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Karslake or,
preferably, both."

"Oh, I promise that--"

"But there is more: If by any accident you should ever find yourself left
alone in public, do not let strangers speak to you, refuse to listen to

"I promise."

"And finally: If anybody should ever seek to turn you against me, come to
me instantly and tell me about it."

"But naturally I would do that, father."

"Good. I rely upon your discretion and loyalty. At another time I will
explain matters in more detail. For the present--enough of an unpleasant
subject. You have a busy day before you. At my request Mrs. Waring has
arranged to have various tradespeople wait upon you this morning to take
your orders for the beginnings of a wardrobe. If you can find something
ready-made to wear you will want, no doubt, to spend the afternoon
shopping. A car will be at your disposal, and I give you carte blanche. I
wish you never to know an unsatisfied need or desire. Still, I am selfish
enough to reserve for myself the happiness of selecting your jewels."

"Oh!" Sofia cried, breathlessly. Victor was holding his arms open; and how
should she deny him? "You are too good to me," she murmured. "How can I
ever show my gratitude?"

Holding her close, Victor smiled a singular smile.

"Some day I may tell you. But to-day--no more. I am much preoccupied with
affairs; but Mrs. Waring will take care of you till evening, when I promise
myself the pleasure of dining with you both."

At the sound of a knock he put Sofia gently from him, and said in a strong


The door opened, Nogam announced:

"Mr. Sturm."

Hard on the echo of his name a man swung into the room with an air at once
nervous and aggressive--a tall man shabbily dressed, holding his head
high--and at sight of Sofia and Mrs. Waring, where he had doubtless thought
to find Prince Victor alone, stopped short, betraying disconcertion in the
way he instinctively assumed the stand of a soldier at attention, bringing
his heels together with an undeniable click, straightening his shoulders,
stiffening both arms to rigidity at his sides. And for a bare thought his
eyes rolled almost wildly in their deep sockets. Then he bowed twice, from
the hips, with mechanical precision, profoundly to Victor, with deep
respect to the women.

Victor smothered an exclamation of annoyance.

Unbidden, a word shaped in Sofia's consciousness, a French monosyllable
into which the war had packed every shade and gradation of hatred and
contempt, the epithet _Boche_.

Immediately erasing every sign of irritation, Victor greeted the man with
casual suavity. "Oh, there you are, eh, Sturm?" Then, as Sofia and Mrs.
Waring turned to go, he added quickly: "A moment, please. Since Mr. Sturm
to-day becomes a member of the household, acting as my assistant in some
research work which I am undertaking, I may as well present him now. Mrs.
Waring, permit me: Mr. Sturm. And the Princess Sofia Vassilyevski, my
daughter ..."

Mumbling their names after Victor, the man Sturm executed two more bows. At
the same time he seemed to remind himself that his soldierly carriage was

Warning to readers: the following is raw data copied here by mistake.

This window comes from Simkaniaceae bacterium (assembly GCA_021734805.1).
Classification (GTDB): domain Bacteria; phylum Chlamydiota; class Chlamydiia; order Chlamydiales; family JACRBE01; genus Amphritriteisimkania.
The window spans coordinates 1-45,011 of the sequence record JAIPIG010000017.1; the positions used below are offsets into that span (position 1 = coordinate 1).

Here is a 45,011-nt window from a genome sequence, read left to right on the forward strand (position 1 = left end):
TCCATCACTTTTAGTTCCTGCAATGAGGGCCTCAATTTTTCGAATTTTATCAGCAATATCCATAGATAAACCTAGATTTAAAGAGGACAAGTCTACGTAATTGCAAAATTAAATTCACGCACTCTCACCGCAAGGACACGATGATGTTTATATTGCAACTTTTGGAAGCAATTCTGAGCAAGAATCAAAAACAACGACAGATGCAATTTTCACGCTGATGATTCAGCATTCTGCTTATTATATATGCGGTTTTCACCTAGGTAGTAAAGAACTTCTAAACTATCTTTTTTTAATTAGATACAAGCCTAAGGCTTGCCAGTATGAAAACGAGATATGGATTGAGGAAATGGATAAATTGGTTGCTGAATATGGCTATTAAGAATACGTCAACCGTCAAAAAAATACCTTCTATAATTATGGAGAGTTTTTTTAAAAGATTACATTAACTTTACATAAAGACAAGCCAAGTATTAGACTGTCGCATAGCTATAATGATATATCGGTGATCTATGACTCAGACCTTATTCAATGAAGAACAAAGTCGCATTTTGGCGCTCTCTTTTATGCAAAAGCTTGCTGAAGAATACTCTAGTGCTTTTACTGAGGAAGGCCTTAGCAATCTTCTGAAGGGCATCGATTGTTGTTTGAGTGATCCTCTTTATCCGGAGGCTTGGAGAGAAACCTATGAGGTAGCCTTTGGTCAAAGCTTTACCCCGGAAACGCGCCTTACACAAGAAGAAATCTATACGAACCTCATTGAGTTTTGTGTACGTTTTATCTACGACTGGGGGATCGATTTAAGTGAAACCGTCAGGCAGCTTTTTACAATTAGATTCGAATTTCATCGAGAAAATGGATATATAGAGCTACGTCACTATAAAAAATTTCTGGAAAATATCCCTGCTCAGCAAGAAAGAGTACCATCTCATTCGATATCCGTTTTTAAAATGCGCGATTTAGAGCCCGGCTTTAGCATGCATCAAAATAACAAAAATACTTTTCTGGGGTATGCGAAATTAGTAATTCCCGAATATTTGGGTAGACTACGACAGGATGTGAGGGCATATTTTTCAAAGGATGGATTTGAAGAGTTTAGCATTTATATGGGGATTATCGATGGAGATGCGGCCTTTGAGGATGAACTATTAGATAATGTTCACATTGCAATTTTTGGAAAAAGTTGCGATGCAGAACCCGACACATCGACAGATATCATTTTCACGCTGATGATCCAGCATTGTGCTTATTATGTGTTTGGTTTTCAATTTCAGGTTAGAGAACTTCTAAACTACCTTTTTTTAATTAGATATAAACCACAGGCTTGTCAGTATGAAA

perhaps injudicious, and forthwith abandoned it for a studied slouch which,
in Sofia's sight, was little less than insolent. And unmistakably there was
something nearly resembling insolence in the eyes that boldly sought hers:
a look equivocal at best and, intentionally or no, wholly offensive in
essence; as if the fellow were asserting their partnership in some secret
understanding; or as if he knew something by no means to Sofia's credit....

Her acknowledgment of his salute was accordingly cool, and she was glad
when a nod from Prince Victor gave her leave to go.



Those first few weeks of emancipation from the ennui of existence at the
Café des Exiles were so replete with wonders that Sofia lived largely in a
beatific state of breathless excitement, devoting the best part of her days
to thoughtless flying from delight to new delight, and going nightly to her
bed so healthily tired that she slept like a top and never once awakened to
memories of disturbing dreams.

Perhaps her pleasure burned the brighter for its dark, ambiguous
background--those many questions which Prince Victor persisted in leaving
unanswered. Sofia knew bad times of perplexity and depression, when the
price of translation from drudge to princess seemed a sore price to pay.

And yet, required to state the cost to her in terms explicit, she must have
hesitated lest she appear ungrateful in complaining, who hardly needed to
express a wish to have it granted, who indeed knew many a wish realized in
fact before she was fully aware of its inception in her private thoughts.

All those lovely material things of life which her famished girlhood had
ached for so hopelessly now were hers in abundant measure, and all the less
tangible things, too, so requisite to the happiness of women in a worldly
world--or nearly all. Frocks she had, with furs and furbelows no end;
flowers and flattery and frivolities; freedom within limitations as yet not
irksome; jewels that would have graced an imperial diadem--everything but